The premise of the book is quite simple, people do not understand the amendment and spew inane  falsehoods spoon-fed to them. Lichtman opens the book with a chilling discussion of some recent episodes of gun violence and how everyone was quick to point blame at a deranged killer, rather that discuss the issue of gun availability. From there, he takes the reader back to look at how guns were introduced into the region, brought from Europe, and how the firearm found a home in the Thirteen Colonies. After the play towards independence, the political figures sought to enshrine when and how guns should be made available, presenting the Second Amendment to the US Constitution. Lichtman discusses how the constitutional conventions and speeches by the Founding Fathers shaped the intention of this amendment, laid out as being the right of the collective to bear arms in the form of a militia, particularly at a time when invasion was still possible. Moving forward, Lichtman explores how guns were of little issue in America for decades after that. Politicians began seeking to regulate guns in the early 20th century, which led to some questions about how to define the Second Amendment in contrast to this. The early NRA had no issue with the collective idea of gun ownership for the greater good, fixated on its role of promoting gun ownership for sport and education. However, with the rise of assassinations in the 1960s, there was a greater push to legislate gun control, keeping firearms out of the hands of just anyone. This was met with a newly politicized and fiery NRA, who turned their views towards the individual right to possess firearms. With massive amounts of money used to influence politicians, any meaningful change seemed paralyzed. Lichtman discusses these issues at length, culminating in challenges wth legislation violating the Second Amendment in the courts, some reaching the Supreme Court of the United States. Shockingly, when things reached that point, one of the Court’s great intellectuals and originalist thinkers, Antonio Scalia, completely forgot his long-held views of accepting laws through original meaning  of the Founding Fathers. Instead, Scalia sided with this view of individual rights and the ongoing accessibility of people to possess firearms, in the pocket of the NRA.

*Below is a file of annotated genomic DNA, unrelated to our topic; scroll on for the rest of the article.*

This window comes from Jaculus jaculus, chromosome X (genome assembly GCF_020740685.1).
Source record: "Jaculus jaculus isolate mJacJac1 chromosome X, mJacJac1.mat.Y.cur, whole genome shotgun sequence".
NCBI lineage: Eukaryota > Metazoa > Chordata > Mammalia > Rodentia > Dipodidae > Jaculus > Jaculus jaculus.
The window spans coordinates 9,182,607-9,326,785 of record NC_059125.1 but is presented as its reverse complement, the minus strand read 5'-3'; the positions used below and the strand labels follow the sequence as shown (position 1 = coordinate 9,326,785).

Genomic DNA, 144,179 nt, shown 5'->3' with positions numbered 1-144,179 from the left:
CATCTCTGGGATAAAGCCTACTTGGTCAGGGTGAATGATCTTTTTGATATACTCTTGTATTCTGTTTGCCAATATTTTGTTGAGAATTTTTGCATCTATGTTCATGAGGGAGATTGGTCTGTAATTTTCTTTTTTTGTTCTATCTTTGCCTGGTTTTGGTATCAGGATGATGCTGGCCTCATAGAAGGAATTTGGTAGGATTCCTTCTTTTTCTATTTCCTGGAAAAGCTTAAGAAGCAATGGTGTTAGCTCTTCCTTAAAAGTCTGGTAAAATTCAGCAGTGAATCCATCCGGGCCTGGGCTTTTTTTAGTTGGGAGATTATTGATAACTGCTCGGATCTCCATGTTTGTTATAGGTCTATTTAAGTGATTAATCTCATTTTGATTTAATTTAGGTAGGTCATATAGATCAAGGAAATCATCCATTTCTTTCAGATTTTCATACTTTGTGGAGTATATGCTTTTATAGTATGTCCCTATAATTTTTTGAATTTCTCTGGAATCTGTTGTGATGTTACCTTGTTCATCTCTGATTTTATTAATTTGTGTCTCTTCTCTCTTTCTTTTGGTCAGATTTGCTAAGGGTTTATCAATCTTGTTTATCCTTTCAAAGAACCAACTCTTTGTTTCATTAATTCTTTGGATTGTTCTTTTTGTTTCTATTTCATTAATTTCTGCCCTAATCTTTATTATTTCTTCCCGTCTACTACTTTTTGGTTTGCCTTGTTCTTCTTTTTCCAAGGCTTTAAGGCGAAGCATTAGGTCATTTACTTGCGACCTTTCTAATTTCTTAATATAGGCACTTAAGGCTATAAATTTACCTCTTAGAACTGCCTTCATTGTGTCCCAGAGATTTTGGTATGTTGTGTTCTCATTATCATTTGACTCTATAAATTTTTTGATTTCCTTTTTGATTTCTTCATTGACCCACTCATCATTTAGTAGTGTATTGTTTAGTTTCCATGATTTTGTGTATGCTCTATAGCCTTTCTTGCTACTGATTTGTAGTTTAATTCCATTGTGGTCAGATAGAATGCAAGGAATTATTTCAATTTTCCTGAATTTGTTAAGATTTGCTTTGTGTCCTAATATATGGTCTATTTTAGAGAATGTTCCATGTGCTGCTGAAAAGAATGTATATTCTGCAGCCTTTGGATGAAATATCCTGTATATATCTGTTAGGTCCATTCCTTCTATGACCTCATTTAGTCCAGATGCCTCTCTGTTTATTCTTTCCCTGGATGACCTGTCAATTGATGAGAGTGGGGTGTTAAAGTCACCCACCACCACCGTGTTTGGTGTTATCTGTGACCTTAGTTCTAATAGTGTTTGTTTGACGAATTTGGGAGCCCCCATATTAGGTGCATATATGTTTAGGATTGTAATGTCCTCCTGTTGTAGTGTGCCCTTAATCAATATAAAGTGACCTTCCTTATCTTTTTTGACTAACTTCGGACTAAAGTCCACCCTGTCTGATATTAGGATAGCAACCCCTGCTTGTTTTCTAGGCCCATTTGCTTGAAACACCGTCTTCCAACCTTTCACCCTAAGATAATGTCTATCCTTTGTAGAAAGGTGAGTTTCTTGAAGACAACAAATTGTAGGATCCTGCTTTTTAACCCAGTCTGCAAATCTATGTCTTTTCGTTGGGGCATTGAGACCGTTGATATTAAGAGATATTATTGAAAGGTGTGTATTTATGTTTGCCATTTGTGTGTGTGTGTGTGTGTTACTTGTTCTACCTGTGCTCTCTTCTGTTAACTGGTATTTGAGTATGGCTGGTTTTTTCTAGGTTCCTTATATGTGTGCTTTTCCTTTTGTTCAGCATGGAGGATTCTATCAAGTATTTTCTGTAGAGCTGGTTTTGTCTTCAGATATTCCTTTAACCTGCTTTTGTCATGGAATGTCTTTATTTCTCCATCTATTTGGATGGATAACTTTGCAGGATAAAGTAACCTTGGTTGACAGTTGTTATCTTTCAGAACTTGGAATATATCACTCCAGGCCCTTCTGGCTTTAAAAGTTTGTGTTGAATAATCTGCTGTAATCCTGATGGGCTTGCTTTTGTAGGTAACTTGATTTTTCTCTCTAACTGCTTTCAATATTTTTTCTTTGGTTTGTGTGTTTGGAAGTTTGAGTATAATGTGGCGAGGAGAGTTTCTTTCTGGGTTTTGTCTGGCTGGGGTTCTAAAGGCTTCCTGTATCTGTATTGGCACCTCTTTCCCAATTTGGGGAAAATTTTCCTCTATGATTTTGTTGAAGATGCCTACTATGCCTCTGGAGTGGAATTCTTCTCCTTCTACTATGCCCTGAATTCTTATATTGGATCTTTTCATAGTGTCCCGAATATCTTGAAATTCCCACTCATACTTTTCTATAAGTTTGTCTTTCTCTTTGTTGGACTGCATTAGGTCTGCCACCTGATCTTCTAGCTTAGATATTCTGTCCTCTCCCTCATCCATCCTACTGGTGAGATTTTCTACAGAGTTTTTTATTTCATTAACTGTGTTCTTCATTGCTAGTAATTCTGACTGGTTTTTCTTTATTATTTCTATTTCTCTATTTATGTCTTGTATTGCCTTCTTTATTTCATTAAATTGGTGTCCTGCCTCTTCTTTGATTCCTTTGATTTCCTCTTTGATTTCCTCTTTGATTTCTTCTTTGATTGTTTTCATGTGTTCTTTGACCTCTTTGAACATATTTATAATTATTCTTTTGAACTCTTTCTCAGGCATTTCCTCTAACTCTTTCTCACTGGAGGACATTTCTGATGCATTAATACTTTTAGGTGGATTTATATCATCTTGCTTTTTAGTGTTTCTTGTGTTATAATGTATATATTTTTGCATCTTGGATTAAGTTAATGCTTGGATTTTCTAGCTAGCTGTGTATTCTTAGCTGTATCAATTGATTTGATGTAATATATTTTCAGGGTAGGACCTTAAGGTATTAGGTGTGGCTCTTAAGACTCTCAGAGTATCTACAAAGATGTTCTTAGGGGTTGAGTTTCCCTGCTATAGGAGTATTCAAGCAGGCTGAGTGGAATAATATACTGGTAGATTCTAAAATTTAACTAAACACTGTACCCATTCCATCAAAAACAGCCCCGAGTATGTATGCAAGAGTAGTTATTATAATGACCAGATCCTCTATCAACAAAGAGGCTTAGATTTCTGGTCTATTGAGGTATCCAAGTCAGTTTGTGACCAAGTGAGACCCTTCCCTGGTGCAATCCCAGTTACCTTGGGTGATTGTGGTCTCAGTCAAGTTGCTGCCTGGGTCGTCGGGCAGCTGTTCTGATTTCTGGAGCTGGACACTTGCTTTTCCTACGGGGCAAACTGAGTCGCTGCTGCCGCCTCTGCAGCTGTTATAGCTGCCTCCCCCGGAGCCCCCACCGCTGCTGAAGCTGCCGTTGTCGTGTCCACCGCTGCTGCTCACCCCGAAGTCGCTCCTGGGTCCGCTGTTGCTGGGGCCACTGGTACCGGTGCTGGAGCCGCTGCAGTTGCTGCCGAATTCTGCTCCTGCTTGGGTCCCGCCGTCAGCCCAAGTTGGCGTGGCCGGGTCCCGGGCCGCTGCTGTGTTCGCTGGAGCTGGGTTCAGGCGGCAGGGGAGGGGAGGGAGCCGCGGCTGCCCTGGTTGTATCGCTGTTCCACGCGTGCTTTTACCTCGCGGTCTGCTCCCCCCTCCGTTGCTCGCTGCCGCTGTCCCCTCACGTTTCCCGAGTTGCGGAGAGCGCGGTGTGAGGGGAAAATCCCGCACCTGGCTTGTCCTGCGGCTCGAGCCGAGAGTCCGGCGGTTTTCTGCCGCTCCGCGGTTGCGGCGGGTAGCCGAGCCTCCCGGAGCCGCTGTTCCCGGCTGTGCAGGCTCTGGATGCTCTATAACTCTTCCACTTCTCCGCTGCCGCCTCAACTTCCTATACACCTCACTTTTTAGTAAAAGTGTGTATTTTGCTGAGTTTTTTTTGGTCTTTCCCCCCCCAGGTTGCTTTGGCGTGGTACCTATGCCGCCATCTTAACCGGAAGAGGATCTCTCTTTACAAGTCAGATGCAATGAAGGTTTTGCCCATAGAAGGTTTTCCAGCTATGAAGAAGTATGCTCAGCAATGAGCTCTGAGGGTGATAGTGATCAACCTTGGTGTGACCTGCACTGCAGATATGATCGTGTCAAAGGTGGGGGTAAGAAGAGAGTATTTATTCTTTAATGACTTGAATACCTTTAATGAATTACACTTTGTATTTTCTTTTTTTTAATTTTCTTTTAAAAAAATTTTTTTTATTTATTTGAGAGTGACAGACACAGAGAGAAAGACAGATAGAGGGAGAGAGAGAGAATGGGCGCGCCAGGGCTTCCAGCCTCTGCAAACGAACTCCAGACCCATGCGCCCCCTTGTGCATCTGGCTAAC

As Lichtman scans the horizon to see where things have come in America, seeing an NRA bound and determined to use the Second Amendment’s bastardized interpretation to fill their coffers and hand guns over to anyone and everyone, the need for change seems dire. Citing former Associate Justice of the Supreme Court, John Paul Stevens, Lichtman explores how Congress might go about dismantling this thorn and repeal the Second Amendment. It will not be pretty or easy (with threats of money and slander by the NRA), but will rid the country of a horribly misconstrued constitutional crutch that has helped fuel the bloodshed. Paralleling the repeal with that of Prohibition in the 20th century, Lichtman shows how it would work and which actors would need to stand tall. He ends with a post-repeal America and the need to tighten or create laws to keep America from falling into the hands of the NRA or their apparent abyss of money. Whether it will work is another question, but it is always nice to speculate.

When I was asked to read this book by the publisher, I could not wait to sink my teeth into it. These were the arguments I had long made in my own discussions of the Second Amendment and I found myself agreeing with a lot of what Lichtman had to say. The tome is full of wonderful facts embedded into an easy to comprehend narrative. While there are aspects that have academic explorations, Lichtman keeps the arguments simple enough that anyone could understand. He does not hide his bias, though I cannot see how one could remain entirely neutral on this topic, offering up some fiery criticisms of those who stand idly by and spout vapid sentiments when people—children especially—are dying in senseless ways. While the chapters are not massive, the information encapsulated within them makes for an impactful read and kept me nodding throughout. I was especially interested in Lichtman’s proposal to repeal the Second Amendment, knowing how difficult a process it is (as any constitutional change should be) and where the pitfalls lie with enemies waiting. This is a sobering read for anyone looking to stir up a little controversy at the dinner table or amongst those with strong opinions. If only a discussion could be had where both sides agree on the wording of the topic at hand, leaving well-rounded and firmly grounded ideas to sway opinions. 

Kudos, Mr. Lichtman, for not shying away from the controversy. This will take longer than November 3, 2020 to make America great again, but if we can oust the clown, surely this circus can be quelled.
Was this review helpful?